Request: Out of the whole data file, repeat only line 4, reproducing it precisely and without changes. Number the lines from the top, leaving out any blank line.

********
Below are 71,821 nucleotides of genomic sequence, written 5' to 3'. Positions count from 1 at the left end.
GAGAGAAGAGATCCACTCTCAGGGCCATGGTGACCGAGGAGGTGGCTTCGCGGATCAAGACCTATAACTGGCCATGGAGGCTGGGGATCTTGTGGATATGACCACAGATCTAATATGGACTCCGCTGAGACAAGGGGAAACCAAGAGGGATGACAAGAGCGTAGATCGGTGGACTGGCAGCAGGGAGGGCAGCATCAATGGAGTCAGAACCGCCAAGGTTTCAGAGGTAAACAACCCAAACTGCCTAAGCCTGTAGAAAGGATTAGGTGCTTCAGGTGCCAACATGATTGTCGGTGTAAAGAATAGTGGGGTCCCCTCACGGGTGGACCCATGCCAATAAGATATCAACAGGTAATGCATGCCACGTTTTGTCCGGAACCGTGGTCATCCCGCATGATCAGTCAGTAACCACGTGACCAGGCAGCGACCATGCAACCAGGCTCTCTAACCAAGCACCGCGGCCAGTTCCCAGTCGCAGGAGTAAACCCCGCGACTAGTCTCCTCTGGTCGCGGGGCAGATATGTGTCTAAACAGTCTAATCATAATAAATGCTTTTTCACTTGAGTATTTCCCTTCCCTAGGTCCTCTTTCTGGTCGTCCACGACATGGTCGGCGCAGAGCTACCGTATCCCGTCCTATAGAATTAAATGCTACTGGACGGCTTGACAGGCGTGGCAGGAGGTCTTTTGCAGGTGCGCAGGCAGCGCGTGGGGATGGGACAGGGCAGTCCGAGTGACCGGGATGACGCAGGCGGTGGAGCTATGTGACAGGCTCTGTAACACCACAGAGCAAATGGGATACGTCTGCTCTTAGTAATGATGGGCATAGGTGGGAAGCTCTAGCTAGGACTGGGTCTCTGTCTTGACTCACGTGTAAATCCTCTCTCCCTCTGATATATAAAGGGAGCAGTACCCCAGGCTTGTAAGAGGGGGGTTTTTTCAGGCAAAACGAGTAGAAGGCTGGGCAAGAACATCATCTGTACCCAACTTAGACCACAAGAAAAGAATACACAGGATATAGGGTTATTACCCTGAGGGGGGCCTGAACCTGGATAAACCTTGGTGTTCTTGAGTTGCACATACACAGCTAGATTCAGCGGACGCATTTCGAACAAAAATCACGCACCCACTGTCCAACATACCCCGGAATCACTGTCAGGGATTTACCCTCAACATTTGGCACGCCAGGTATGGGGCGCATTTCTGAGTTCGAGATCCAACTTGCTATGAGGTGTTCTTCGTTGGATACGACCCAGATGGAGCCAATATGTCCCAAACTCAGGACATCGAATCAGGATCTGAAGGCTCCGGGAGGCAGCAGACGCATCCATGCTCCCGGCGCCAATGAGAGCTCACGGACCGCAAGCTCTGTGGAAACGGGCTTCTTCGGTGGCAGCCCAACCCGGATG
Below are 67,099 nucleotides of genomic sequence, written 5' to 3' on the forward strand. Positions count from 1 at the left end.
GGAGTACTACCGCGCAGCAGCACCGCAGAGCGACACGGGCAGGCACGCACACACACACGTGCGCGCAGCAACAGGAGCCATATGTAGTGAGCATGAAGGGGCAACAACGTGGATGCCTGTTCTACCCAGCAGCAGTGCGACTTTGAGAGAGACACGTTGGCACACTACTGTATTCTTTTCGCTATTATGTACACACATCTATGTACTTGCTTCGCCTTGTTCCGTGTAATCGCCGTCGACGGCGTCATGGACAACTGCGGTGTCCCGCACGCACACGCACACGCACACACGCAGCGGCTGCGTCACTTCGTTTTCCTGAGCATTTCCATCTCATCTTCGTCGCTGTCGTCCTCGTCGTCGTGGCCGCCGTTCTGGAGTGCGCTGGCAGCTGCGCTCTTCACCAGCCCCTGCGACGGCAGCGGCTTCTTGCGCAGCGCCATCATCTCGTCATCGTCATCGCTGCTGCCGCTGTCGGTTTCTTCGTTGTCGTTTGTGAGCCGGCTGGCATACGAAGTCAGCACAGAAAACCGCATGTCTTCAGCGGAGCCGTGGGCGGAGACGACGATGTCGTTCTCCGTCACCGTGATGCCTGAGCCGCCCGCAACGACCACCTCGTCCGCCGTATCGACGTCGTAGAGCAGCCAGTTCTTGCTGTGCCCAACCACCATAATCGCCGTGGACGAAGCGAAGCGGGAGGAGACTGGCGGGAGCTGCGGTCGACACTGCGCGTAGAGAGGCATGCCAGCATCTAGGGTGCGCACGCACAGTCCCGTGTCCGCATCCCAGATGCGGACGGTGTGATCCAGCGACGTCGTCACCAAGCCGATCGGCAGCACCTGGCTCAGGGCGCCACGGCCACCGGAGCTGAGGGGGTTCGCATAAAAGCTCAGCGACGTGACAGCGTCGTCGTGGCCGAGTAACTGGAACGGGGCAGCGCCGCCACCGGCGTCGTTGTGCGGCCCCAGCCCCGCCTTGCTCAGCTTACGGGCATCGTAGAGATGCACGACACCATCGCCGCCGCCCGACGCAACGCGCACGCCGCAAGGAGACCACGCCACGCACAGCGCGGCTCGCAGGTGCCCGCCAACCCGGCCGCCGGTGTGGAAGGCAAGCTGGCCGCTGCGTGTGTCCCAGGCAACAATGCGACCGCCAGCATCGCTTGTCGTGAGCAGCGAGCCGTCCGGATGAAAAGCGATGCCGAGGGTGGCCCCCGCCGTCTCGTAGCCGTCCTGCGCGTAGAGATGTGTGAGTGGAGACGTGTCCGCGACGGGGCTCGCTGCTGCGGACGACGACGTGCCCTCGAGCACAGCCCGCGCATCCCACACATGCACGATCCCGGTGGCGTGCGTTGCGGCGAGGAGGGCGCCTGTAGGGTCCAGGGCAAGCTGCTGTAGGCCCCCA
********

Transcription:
GGAGTACTACCGCGCAGCAGCACCGCAGAGCGACACGGGCAGGCACGCACACACACACGTGCGCGCAGCAACAGGAGCCATATGTAGTGAGCATGAAGGGGCAACAACGTGGATGCCTGTTCTACCCAGCAGCAGTGCGACTTTGAGAGAGACACGTTGGCACACTACTGTATTCTTTTCGCTATTATGTACACACATCTATGTACTTGCTTCGCCTTGTTCCGTGTAATCGCCGTCGACGGCGTCATGGACAACTGCGGTGTCCCGCACGCACACGCACACGCACACACGCAGCGGCTGCGTCACTTCGTTTTCCTGAGCATTTCCATCTCATCTTCGTCGCTGTCGTCCTCGTCGTCGTGGCCGCCGTTCTGGAGTGCGCTGGCAGCTGCGCTCTTCACCAGCCCCTGCGACGGCAGCGGCTTCTTGCGCAGCGCCATCATCTCGTCATCGTCATCGCTGCTGCCGCTGTCGGTTTCTTCGTTGTCGTTTGTGAGCCGGCTGGCATACGAAGTCAGCACAGAAAACCGCATGTCTTCAGCGGAGCCGTGGGCGGAGACGACGATGTCGTTCTCCGTCACCGTGATGCCTGAGCCGCCCGCAACGACCACCTCGTCCGCCGTATCGACGTCGTAGAGCAGCCAGTTCTTGCTGTGCCCAACCACCATAATCGCCGTGGACGAAGCGAAGCGGGAGGAGACTGGCGGGAGCTGCGGTCGACACTGCGCGTAGAGAGGCATGCCAGCATCTAGGGTGCGCACGCACAGTCCCGTGTCCGCATCCCAGATGCGGACGGTGTGATCCAGCGACGTCGTCACCAAGCCGATCGGCAGCACCTGGCTCAGGGCGCCACGGCCACCGGAGCTGAGGGGGTTCGCATAAAAGCTCAGCGACGTGACAGCGTCGTCGTGGCCGAGTAACTGGAACGGGGCAGCGCCGCCACCGGCGTCGTTGTGCGGCCCCAGCCCCGCCTTGCTCAGCTTACGGGCATCGTAGAGATGCACGACACCATCGCCGCCGCCCGACGCAACGCGCACGCCGCAAGGAGACCACGCCACGCACAGCGCGGCTCGCAGGTGCCCGCCAACCCGGCCGCCGGTGTGGAAGGCAAGCTGGCCGCTGCGTGTGTCCCAGGCAACAATGCGACCGCCAGCATCGCTTGTCGTGAGCAGCGAGCCGTCCGGATGAAAAGCGATGCCGAGGGTGGCCCCCGCCGTCTCGTAGCCGTCCTGCGCGTAGAGATGTGTGAGTGGAGACGTGTCCGCGACGGGGCTCGCTGCTGCGGACGACGACGTGCCCTCGAGCACAGCCCGCGCATCCCACACATGCACGATCCCGGTGGCGTGCGTTGCGGCGAGGAGGGCGCCTGTAGGGTCCAGGGCAAGCTGCTGTAGGCCCCCA